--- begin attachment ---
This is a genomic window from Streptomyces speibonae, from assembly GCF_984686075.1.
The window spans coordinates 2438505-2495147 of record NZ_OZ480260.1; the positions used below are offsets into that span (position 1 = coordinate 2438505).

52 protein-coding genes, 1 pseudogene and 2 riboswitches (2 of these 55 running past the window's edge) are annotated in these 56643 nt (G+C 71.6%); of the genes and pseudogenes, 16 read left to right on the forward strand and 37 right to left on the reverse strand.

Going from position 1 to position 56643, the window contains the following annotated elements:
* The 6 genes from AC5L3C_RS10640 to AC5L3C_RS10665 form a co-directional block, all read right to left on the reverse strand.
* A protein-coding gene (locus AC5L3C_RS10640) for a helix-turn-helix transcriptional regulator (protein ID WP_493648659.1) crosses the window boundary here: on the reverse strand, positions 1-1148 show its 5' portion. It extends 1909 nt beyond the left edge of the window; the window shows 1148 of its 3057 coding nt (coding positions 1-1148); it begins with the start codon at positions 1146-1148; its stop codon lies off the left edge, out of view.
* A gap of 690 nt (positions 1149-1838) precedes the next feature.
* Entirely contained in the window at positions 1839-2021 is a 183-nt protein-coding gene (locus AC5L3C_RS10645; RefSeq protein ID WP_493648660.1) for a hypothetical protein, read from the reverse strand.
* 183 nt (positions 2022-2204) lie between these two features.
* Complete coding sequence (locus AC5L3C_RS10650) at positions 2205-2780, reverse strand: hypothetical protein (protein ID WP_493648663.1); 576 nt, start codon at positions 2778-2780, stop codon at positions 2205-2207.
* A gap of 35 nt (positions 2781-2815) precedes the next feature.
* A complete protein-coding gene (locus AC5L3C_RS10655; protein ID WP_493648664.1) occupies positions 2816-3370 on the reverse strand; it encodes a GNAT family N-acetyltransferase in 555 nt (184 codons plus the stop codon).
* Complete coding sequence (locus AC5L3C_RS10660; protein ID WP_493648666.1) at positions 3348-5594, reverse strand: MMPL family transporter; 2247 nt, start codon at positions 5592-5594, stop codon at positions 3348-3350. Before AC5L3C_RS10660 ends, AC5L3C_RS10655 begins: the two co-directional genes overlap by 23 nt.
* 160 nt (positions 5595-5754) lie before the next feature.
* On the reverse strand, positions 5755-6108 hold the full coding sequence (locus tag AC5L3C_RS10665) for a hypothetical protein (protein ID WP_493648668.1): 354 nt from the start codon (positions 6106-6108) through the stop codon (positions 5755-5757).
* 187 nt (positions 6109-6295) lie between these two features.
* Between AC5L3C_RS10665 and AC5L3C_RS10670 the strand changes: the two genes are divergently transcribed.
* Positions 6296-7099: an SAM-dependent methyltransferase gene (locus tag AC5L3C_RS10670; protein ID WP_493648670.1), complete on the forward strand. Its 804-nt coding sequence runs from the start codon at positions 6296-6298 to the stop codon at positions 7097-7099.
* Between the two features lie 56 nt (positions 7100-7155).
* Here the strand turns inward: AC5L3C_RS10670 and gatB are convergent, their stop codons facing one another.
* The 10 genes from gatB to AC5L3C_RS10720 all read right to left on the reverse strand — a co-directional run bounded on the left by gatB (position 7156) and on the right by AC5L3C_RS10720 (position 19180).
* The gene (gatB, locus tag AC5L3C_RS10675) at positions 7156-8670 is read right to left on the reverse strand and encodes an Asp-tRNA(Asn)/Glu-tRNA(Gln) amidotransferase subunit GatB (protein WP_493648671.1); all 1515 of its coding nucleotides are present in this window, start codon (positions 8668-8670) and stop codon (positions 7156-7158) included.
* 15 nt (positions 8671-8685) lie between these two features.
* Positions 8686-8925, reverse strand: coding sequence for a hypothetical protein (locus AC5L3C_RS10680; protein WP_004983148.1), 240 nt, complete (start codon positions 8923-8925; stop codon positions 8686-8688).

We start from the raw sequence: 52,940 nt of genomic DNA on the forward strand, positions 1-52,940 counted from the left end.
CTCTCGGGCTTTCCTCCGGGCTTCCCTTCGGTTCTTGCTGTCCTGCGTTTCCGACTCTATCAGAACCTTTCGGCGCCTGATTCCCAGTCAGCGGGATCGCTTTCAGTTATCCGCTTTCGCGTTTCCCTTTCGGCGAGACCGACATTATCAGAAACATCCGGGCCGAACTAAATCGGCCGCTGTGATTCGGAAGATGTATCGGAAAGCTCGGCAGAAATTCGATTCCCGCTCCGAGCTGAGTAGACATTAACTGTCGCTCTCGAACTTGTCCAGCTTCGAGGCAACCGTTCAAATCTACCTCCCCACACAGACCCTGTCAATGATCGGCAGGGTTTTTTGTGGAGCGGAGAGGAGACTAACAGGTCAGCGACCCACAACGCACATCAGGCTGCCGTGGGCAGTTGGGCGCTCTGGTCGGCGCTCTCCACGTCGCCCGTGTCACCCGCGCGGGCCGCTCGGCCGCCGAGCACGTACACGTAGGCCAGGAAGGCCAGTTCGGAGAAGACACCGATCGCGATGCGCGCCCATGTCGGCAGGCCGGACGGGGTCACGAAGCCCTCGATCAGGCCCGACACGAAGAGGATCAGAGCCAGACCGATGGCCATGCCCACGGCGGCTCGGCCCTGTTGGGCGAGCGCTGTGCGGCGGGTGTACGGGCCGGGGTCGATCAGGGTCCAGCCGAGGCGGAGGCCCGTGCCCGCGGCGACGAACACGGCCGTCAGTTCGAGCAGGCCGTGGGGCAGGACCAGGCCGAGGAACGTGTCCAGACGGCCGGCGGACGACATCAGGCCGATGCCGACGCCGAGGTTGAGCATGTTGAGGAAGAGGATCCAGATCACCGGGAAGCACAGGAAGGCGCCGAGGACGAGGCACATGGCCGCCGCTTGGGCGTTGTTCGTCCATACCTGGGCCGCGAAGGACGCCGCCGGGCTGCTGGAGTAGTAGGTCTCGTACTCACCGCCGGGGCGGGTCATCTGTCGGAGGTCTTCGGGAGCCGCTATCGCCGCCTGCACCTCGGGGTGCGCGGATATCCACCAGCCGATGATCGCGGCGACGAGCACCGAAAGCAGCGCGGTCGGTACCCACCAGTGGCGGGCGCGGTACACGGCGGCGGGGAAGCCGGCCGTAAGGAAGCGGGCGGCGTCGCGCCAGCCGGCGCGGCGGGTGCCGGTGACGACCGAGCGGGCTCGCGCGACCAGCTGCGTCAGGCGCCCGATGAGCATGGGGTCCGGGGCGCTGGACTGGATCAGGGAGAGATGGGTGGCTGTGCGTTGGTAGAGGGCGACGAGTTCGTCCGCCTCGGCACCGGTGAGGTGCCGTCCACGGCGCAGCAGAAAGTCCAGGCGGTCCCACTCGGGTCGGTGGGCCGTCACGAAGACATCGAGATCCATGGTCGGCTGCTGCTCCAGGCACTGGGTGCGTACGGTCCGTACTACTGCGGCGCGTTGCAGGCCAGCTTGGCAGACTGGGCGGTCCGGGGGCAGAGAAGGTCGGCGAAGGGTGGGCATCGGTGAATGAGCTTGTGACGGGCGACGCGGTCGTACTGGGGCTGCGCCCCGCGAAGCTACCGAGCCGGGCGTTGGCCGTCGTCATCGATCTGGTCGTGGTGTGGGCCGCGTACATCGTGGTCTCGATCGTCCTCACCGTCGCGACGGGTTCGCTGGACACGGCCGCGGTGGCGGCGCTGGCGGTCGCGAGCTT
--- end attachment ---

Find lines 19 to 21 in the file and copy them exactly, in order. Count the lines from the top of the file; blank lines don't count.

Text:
* Between the two features lie 56 nt (positions 7100-7155).
* Here the strand turns inward: AC5L3C_RS10670 and gatB are convergent, their stop codons facing one another.
* The 10 genes from gatB to AC5L3C_RS10720 all read right to left on the reverse strand — a co-directional run bounded on the left by gatB (position 7156) and on the right by AC5L3C_RS10720 (position 19180).